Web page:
I’m halfway through Guerrilla Marketing Excellence by Jay Conrad Levinson. It was published in 1993, but it is a must-read for any career marketer.
I really like his emphasis on treating the customer right. In fact, he takes it further by saying that we should revere our customers in one of his rules…
Rule #6: Consistently display your reverence for your customers by trying to help them with consistent follow-up.
According to Levinson, customer reverence has to…
…do what you can to improve the lives of these people: with valuable advice, reduced prices, and reviews of new products and services. The only way to do this is by staying in touch.
He gives (along with every rule in his book) a bunch of ideas on how we can show our reverence to the customer.
What peeked my interest was his “Fact of Interest Postcards” example.
A fact-of-interest postcard is anything that
Give data that can help your customer, without trying to sell anything. Keep it brief, and customers will actually look forward to your mailings — a dream world for most, but the standard situation for guerrillas.
Back then it was literally postcards in the mailbox.
Modern analogues are RSS feeds, emailers, Facebook and Twitter updates, and SMSes.
If you think about it, a fact-of-interest postcard is a brilliant content format for time-starved folks with uber-short attention spans e.g. our cyber-savvy generation.
Today’s Fact of Interest Postcards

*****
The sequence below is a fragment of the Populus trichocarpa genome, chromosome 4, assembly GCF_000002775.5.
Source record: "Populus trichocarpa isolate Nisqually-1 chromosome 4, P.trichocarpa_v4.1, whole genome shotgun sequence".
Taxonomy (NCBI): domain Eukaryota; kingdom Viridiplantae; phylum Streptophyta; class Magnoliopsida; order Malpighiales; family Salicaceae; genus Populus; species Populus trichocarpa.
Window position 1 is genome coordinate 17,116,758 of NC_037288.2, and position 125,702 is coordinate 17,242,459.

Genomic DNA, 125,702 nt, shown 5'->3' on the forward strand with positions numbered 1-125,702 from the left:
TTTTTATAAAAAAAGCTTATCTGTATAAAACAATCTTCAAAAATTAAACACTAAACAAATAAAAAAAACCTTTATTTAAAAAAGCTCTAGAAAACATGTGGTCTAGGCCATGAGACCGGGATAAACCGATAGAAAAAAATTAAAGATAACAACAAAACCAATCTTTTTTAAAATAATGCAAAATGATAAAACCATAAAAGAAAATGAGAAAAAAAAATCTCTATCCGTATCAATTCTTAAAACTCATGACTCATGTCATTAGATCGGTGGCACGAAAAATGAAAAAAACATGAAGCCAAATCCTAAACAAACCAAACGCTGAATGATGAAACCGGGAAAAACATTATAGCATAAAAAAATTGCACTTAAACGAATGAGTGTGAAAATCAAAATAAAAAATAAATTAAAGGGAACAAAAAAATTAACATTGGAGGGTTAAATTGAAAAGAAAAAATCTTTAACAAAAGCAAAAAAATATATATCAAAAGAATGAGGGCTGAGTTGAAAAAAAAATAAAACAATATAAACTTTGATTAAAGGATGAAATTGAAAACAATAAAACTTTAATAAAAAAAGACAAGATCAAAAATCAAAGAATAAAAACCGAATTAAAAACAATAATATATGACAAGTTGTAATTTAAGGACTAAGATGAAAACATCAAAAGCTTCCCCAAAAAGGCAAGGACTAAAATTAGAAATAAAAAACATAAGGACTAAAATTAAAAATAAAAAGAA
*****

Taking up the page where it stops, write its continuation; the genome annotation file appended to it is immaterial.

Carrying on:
Brainmail is run by Richard Watson who consults on trends in businesses and translating trends into specific ideas. He offers a free monthly newsletter (in plain txt) with bite-sized blurbs of that month’s trends. Subscription is entirely free.
A blurb looks like…
The New Formality
Is this just fashion or something more significant?Apparently there’s rising demand for wet shaves. Traditional barbershops are booming in London and New York as men move away from unisex salons offering the slouchy and scruffy look. Why could this be so? Some observers cite the TV series Mad Men. An alternative explanation might be the economic climate. A desire for authenticity, tradition and sensual pleasure might have something to do with it too.
Ref: The Observer (UK)
How is it a fact of interest postcard?
The newsletter appears in subscriber’s mailboxes – reminding customers that Watson’s the man for trends. The blurbs don’t sell anything. In fact, it’s pitched as research material on trends about anything out there. A valuable tool for time-starved folk who need to know what’s happening now.
Brainmail is short, informative, doesn’t sell anything, keeps Watson in touch with his customers, and his subscribers probably look forward to every monthly mailing (I know I do!).
Would you use fact of interest postcards to display customer reverence?
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Credits: Featured image from Arlette